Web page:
Climate change poses a significant risk to infrastructure, as extreme weather events such as heatwaves, droughts, bushfires, storm surges and flooding become more frequent. Opinion by David Jenkins, CEO IPWEA Australasia.
The damaging effects of extreme weather events are evident now. In 2017, Hurricane Harvey ravaged the United States, causing $125 billion worth of damage. In 2019, fires raged out of control in the Amazon. The Australian 2019/20 bushfire season began in winter and went on to burn an estimated 18.6 million hectares and claim 34 lives. While the economic cost of the fires is still being calculated, it is expected to exceed the $4.4 billion price tag some have attached to the 2009 Black Saturday fires.
The effects of the changing climate have significant implications for asset management. Extreme weather events, whether they be flood, fire or storm, can have significant impacts on infrastructure and their provision of service, which results in physical, service and financial risk, believes David Jenkins CEO IPWEA.
Climate resilience is a system’s capacity to maintain function while absorbing stresses caused by climate change, and to adapt, reorganise and evolve to improve the sustainability of the system, leaving it better prepared for future climate-related impacts.
We need to build resilience into infrastructure in the planning phase. As the saying goes, prevention is better than cure. As a rule of thumb, early mitigation measures can save five times the cost of repairs.
Changes in climate will have an inevitable impact on the long-term performance of infrastructure, which in turn affects the entire asset management planning process. The key is to make the asset planning process stronger to improve resilience and readiness to prepare for climate-related and other unforeseen events.
The authors of an article published at McKinsey, ‘Climate resilience: Asset owners need to get involved now’, argue that “asset owners must start by answering fundamental questions about the particular risks of their unique geography, calculate costs of asset loss or damage as well as business disruption, decide how to protect critical components, and prioritise strategies with the greatest return on investment.”
Any adaptation strategies, they argue, should take a layered approach that includes a range of solutions to allow for agility in the face of an adverse climate event.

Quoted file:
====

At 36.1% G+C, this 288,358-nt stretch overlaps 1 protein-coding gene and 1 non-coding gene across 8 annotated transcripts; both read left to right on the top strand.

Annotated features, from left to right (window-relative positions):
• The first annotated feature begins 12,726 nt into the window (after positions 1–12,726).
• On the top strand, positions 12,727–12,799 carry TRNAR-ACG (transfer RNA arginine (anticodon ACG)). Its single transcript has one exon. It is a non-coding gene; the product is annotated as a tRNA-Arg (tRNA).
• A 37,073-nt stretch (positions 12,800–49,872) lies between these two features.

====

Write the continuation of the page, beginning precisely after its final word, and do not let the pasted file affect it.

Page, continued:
The failure to factor climate change’s effects on infrastructure during the planning and construction phases can be costly. For example, five years before Tropical Cyclone Fehi hit Rabbit Island, near Nelson in New Zealand, the area was identified at being at moderate risk of coastal damage. The warning was not heeded; no action was taken and when the storm hit in 2018, the resulting damage was so severe the road had to be replaced.
A realignment of traditional asset management philosophy is required to rise to the challenge posed by climate change. Asset owners must explicitly recognise climate change risks and examine the vulnerability of their network. When disasters occur, rebuild to a higher standard in the expectation that risks will only increase in the future. IPWEA runs training to build capacity in this type of asset management planning, which is also a component of the International Infrastructure Management Manual (IIMM). The Professional Certificate in Asset Management Planning is an important first step in understanding the critical role that asset management plays in building resilience into infrastructure.
The uncertainties around climate change create an opportunity for engineers to do things differently: to innovate and look at new technical solutions. Building resilience now will help us face the ‘unknown unknowns’ that will inevitably threaten our systems in the future.
CEO, IPWEA Australasia
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